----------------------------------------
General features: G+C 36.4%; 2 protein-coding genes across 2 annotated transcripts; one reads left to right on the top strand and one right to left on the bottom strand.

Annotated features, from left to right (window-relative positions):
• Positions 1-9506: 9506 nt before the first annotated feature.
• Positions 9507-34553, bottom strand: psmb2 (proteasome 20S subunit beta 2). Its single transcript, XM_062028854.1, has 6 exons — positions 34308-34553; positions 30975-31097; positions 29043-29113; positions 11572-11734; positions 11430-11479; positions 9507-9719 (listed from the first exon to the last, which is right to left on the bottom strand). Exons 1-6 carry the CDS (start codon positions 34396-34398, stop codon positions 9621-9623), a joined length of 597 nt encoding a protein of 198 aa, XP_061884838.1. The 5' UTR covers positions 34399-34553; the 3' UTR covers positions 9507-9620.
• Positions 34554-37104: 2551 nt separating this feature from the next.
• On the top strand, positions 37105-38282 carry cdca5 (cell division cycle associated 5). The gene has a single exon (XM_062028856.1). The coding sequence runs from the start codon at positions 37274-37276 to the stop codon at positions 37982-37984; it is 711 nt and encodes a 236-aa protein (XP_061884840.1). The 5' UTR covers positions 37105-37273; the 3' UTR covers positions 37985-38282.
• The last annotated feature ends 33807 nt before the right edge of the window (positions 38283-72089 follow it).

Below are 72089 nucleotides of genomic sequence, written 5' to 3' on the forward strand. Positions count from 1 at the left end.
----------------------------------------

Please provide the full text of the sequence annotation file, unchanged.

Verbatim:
General features: G+C 36.4%; 2 protein-coding genes across 2 annotated transcripts; one reads left to right on the top strand and one right to left on the bottom strand.

Annotated features, from left to right (window-relative positions):
• Positions 1-9506: 9506 nt before the first annotated feature.
• Positions 9507-34553, bottom strand: psmb2 (proteasome 20S subunit beta 2). Its single transcript, XM_062028854.1, has 6 exons — positions 34308-34553; positions 30975-31097; positions 29043-29113; positions 11572-11734; positions 11430-11479; positions 9507-9719 (listed from the first exon to the last, which is right to left on the bottom strand). Exons 1-6 carry the CDS (start codon positions 34396-34398, stop codon positions 9621-9623), a joined length of 597 nt encoding a protein of 198 aa, XP_061884838.1. The 5' UTR covers positions 34399-34553; the 3' UTR covers positions 9507-9620.
• Positions 34554-37104: 2551 nt separating this feature from the next.
• On the top strand, positions 37105-38282 carry cdca5 (cell division cycle associated 5). The gene has a single exon (XM_062028856.1). The coding sequence runs from the start codon at positions 37274-37276 to the stop codon at positions 37982-37984; it is 711 nt and encodes a 236-aa protein (XP_061884840.1). The 5' UTR covers positions 37105-37273; the 3' UTR covers positions 37985-38282.
• The last annotated feature ends 33807 nt before the right edge of the window (positions 38283-72089 follow it).

Below are 72089 nucleotides of genomic sequence, written 5' to 3' on the forward strand. Positions count from 1 at the left end.